One of the best rocket propellants there is is hydrolox – a combination of liquid hydrogen, the fuel, and liquid oxygen, the oxidiser. This might seem a bit unexpected because most (if not all) other fuels performing the same function are compounds, not elements – like 1,1-dimethylhydrazine.
An engine that uses hydrolox as its propellant must technically be a cryogenic engine. This is because storing and transporting gaseous hydrogen, which is its natural form at ambient temperature and pressure, is very difficult. Hydrogen has the lowest density of all elements, and thus occupies a large volume for a given mass; is difficult to pump; and reacts explosively with oxygen to form water. To use it in an engine, then, engineers typically cool it until it becomes a liquid, at -253º C, and store and move it in containers that are also constantly maintained at this temperature. The same condition applies to the oxygen used to oxidise the hydrogen in the engine’s combustion chamber; oxygen becomes liquid at -184º C. ‘Cryogenic’ today typically refers to systems that operate below -150º C or so.
The spaceflight industry goes to all this trouble for hydrogen because hydrolox affords a very high specific impulse among all rocket propellants, together with the engine designs currently in use. In technical terms, specific impulse refers to the efficiency with which the reaction mass – the propellant, in this case, liquid hydrogen plus liquid oxygen – lifts the rocket, a.k.a. creating thrust. The higher the specific impulse, the more efficiently the engine can use the reaction mass, the higher the rocket’s acceleration per unit of fuel consumed.
The concept of a specific impulse applies to jet engines as well, with a small difference. Rockets typically carry the fuel and its oxidiser; on the other hand, jet engines carry only the fuel and ‘breathe’ the oxygen from the atmosphere. So a jet engine’s reaction mass is only the fuel. In these cases, the specific impulse is directly proportional to the velocity at which the exhaust exits the engine’s nozzle. In rocket engines, the relationship is similar with a small modification.
But in both cases, the specific impulse depends on the exhaust velocity, which in turn depends on the difference between the combustion chamber pressure and the ambient pressure. The exhaust velocity is highest when the engine operates in vacuum, because this is when the difference between the combustion chamber pressure and the ambient pressure is highest. Also in both cases, the specific impulse also depends on how the engine itself works.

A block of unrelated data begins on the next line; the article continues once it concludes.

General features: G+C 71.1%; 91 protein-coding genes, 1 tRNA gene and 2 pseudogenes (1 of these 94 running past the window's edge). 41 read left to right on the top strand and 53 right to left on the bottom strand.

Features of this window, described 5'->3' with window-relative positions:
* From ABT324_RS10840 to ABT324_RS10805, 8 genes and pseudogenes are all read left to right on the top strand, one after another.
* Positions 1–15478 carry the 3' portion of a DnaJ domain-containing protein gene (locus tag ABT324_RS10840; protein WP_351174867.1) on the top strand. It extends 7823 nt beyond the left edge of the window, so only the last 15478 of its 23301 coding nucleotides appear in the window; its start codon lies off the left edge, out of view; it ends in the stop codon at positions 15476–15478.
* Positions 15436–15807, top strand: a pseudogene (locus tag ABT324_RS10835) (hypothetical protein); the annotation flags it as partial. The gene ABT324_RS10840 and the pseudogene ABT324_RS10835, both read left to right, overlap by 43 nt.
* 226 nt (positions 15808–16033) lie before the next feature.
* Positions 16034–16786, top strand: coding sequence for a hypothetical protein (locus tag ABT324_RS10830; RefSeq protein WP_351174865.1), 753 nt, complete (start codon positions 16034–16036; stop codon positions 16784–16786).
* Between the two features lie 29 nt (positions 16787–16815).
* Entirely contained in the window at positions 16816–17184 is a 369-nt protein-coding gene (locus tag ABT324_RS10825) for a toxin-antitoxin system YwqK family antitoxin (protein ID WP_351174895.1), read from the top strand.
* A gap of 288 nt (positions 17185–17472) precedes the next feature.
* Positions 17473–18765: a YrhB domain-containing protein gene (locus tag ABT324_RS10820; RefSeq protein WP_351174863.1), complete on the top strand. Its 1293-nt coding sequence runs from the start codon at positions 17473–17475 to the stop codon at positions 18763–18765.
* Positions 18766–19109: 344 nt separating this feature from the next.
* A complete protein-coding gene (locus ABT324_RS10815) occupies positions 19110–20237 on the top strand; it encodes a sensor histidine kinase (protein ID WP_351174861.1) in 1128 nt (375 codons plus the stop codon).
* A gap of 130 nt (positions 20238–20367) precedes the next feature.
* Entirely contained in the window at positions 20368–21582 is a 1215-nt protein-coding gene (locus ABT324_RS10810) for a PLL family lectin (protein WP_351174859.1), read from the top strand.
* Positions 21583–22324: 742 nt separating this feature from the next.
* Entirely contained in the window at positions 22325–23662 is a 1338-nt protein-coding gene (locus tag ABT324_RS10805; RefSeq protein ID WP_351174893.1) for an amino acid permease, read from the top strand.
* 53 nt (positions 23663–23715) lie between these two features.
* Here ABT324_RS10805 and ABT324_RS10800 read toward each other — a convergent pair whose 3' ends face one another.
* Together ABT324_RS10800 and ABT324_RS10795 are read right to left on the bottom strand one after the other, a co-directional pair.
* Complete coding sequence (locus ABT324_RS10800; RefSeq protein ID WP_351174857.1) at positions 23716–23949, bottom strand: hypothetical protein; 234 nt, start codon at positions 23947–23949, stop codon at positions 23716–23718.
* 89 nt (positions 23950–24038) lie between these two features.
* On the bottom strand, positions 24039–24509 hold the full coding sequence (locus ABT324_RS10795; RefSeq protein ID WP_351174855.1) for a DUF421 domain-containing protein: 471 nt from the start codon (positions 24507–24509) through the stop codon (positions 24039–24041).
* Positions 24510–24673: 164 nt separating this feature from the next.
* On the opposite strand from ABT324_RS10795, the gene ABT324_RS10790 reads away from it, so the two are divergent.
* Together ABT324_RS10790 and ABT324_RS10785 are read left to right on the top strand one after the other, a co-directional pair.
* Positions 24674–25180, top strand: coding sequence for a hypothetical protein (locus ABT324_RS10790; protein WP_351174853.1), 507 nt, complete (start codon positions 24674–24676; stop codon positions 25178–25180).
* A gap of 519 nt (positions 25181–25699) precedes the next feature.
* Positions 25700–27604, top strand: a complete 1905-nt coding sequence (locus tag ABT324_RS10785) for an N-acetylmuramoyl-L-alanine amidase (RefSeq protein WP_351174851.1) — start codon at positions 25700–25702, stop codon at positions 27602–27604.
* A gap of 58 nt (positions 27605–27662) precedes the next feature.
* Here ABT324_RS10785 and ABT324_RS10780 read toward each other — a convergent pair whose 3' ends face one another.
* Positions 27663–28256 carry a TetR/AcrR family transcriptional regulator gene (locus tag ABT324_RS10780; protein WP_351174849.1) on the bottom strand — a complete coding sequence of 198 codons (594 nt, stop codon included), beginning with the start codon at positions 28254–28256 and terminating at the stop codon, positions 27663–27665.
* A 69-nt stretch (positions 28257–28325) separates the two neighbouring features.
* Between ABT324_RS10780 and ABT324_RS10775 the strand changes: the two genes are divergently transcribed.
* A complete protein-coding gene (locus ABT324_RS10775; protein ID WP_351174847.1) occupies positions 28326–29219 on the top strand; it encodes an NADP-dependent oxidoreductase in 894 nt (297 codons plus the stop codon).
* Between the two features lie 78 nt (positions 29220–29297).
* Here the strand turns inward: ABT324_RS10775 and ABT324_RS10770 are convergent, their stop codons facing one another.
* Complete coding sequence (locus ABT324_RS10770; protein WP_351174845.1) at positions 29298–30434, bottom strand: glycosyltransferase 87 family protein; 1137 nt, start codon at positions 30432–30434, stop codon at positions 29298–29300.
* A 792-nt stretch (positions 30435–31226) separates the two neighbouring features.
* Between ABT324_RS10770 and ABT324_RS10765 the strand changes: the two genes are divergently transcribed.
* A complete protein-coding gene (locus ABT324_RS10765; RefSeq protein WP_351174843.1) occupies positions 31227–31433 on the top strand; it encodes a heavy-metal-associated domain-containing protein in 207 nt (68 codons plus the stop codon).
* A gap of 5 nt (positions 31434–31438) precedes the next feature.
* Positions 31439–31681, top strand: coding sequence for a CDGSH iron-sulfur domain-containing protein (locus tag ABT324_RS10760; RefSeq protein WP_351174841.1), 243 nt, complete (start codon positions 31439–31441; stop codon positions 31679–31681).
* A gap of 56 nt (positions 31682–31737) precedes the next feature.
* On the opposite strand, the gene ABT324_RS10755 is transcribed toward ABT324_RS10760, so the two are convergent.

For example, the CE7.5 cryogenic engine that the Indian Space Research Organisation (ISRO) uses on its GSLV Mk 2 rockets has a specific impulse of 454 seconds in vacuum. The most common way to measure specific impulse is in terms of seconds – that is, “for how many seconds can one kilogram of fuel produce one newton of thrust”. (1 N = 1 kg m/s2). So this means the CE7.5 engine allows one kilogram of its reaction mass – hydrolox – to produce one newton of thrust for 454 seconds in vacuum. The CE20 engine that ISRO uses onboard its GSLV Mk 3 rockets has a specific impulse of 443 seconds in vacuum – and the Aerojet Rocketdyne RS-25 engine, which the Space Shuttle used, has a specific impulse of 453 seconds in vacuum. Yet all three engines use hydrolox as their propellant.
Jet engines typically have much higher specific impulse. For example, the GE GEnx and the Rolls Royce Trent 1000 engines, both built for the Boeing 787 Dreamliner, use aviation fuel and have specific impulses of 12,650 and 13,200 seconds, respectively.
One reason for the higher specific impulse of rocket engines that work with propellants that have liquid hydrogen as the fuel is hydrogen’s high heating value – the amount of energy released when a fixed mass of it is combusted. The theoretically highest heating value of hydrocarbon fuels is 42 megajoule per kilogram (MJ/kg) in air. The heating value of dihydrogen, or H2, is 143 MJ/kg in air. This is the highest of all known fuels, for rockets or otherwise, and is also why hydrogen has been increasingly touted as “key” to the world’s energy transition.
I wanted to see if I could break my writer’s block by writing something. This was it. Thanks for reading. 🙂
Featured image credit: NASA.